The SMH has an article on Chinese interest in shale gas - China risks cost of fracking to exploit shale gas.
CHINA has begun trials of the controversial drilling technique known as fracking to exploit the world's largest reserves of shale gas, as it tries to cope with the energy demands of a fast-growing economy while reducing its dependence on coal.
In the past two weeks, engineers have completed the country's first horizontal shale gas well in Sichuan and government officials have begun drafting a national strategy to identify 1000 billion cubic metres of exploitable resources by 2020.
Supporters say China has the potential to emulate the US, where extraction of shale gas has tripled the lifespan of gas reserves and offered a lower-carbon alternative to coal.
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''Shale gas is a game-changer for the US and should do the same for China,'' said Ming Sung, the Asia representative of the Clean Air Task Force in Boston and an advocate of closer energy links between the two nations.
''This should be one of the centrepieces for China's energy strategy. As with any new technology, we must balance benefits versus potential environmental impacts. The experiences of the US are valuable here.''
The extraction method is costly and controversial. Hydraulic fracturing, or fracking, involves the injection of chemically treated water at high pressure through seams of rock, forcing the gas inside to seep out to where it can be captured. Environmentalists say it wastes and contaminates huge volumes of water.
For fuel-hungry, drought-plagued China, this poses a conundrum. The energy potential is enormous. The ministry of land and resources calculates the size of shale gas reserves at 26,000 billion cubic metres - more than 10 times the known holdings of conventional natural gas. This is a tempting alternative for a country eager to improve its energy security.
The SMH also has an article on the lobbying effort the gas industry is doing to try and stall the adoption of renewables - Oil giants play loose with facts on gas.
SENIOR executives in the fossil fuel industry have launched an all-out assault on renewable energy, lobbying governments and business groups to reject wind and solar power in favour of gas, in a move that could choke the green energy industry.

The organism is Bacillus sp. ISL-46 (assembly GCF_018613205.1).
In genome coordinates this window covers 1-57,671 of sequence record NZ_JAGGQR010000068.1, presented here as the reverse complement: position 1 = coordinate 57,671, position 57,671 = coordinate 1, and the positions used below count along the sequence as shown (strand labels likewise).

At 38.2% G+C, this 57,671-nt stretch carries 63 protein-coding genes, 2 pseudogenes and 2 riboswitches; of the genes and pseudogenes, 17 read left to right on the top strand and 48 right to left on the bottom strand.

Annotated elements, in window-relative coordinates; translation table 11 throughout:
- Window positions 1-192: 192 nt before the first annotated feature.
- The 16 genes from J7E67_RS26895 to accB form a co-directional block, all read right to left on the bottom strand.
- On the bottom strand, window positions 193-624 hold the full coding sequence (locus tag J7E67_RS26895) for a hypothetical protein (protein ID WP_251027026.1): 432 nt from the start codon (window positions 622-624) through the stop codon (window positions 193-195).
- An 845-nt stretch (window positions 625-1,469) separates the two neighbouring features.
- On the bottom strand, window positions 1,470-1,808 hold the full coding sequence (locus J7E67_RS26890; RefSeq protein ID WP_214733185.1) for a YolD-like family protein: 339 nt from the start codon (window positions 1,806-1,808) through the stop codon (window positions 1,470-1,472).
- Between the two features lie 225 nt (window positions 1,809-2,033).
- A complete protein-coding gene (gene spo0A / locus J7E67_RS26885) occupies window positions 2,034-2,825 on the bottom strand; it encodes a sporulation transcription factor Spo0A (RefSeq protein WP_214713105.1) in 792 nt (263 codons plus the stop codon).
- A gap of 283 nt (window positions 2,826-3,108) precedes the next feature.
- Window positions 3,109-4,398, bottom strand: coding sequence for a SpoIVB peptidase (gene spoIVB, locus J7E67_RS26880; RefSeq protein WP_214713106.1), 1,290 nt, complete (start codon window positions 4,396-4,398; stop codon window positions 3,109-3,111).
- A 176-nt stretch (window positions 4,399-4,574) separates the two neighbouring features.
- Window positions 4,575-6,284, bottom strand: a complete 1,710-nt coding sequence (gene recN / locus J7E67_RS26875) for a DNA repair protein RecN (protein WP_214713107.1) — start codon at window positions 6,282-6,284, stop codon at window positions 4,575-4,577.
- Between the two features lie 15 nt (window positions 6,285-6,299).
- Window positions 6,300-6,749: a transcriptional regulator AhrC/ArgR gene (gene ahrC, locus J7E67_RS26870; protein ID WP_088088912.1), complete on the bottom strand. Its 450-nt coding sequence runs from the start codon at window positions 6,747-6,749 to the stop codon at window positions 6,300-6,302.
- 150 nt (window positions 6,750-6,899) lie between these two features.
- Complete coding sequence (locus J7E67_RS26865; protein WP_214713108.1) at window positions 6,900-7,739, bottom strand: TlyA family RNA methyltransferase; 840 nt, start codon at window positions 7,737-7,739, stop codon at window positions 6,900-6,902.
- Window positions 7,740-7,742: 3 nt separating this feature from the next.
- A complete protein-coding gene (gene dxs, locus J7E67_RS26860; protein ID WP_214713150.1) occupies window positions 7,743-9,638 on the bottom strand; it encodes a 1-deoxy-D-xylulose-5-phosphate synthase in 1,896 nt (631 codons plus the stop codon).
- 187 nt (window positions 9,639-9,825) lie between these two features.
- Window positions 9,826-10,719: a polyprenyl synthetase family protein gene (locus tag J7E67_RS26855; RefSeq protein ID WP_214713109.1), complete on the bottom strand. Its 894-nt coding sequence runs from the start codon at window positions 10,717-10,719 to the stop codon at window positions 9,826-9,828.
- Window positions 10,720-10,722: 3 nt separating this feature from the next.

Multinational companies including Shell, GDF Suez and Statoil are promoting gas as an alternative green fuel. These firms are among dozens worldwide investing in new technologies to exploit shale gas, a controversial form of the fuel that has rejuvenated the gas industry because it is in plentiful supply and newly accessible because of technical advances in gas extraction that are known as fracking.
Burning gas in power stations releases about half the carbon emissions of coal, allowing gas companies to claim it is a green source of fuel.
For the past two months company lobbyists have been besieging governments in Europe, the US and elsewhere.
Central to the lobbying effort is a report saying that the European Union could meet its 2050 carbon targets more cheaply, avoiding costs of €990 billion ($1.3 trillion), by using gas rather than investing in renewables.
However, The Guardian has established that the analysis is based on a previous report that came to the opposite conclusion: that renewables should play a much larger role. The report being pushed by the fossil fuel industry has been disowned by its original authors, who referred to it as biased in favour of gas.
The new report relies on questionable assumptions about the future price of technology to capture and store carbon. The team at the European Climate Foundation that produced the original report described the new version, commissioned by the European Gas Advocacy Forum, as ''biased to one preferential outcome in support of gas advocacy''. It warn that adopting its conclusions would expose the European economy to volatile gas prices.
Further doubt has been thrown on the industry's claims by an academic study from Cornell University which found that generating electricity from shale gas produced at least as much carbon dioxide as coal-fired power, and perhaps more, because of the difficulty in extracting the gas.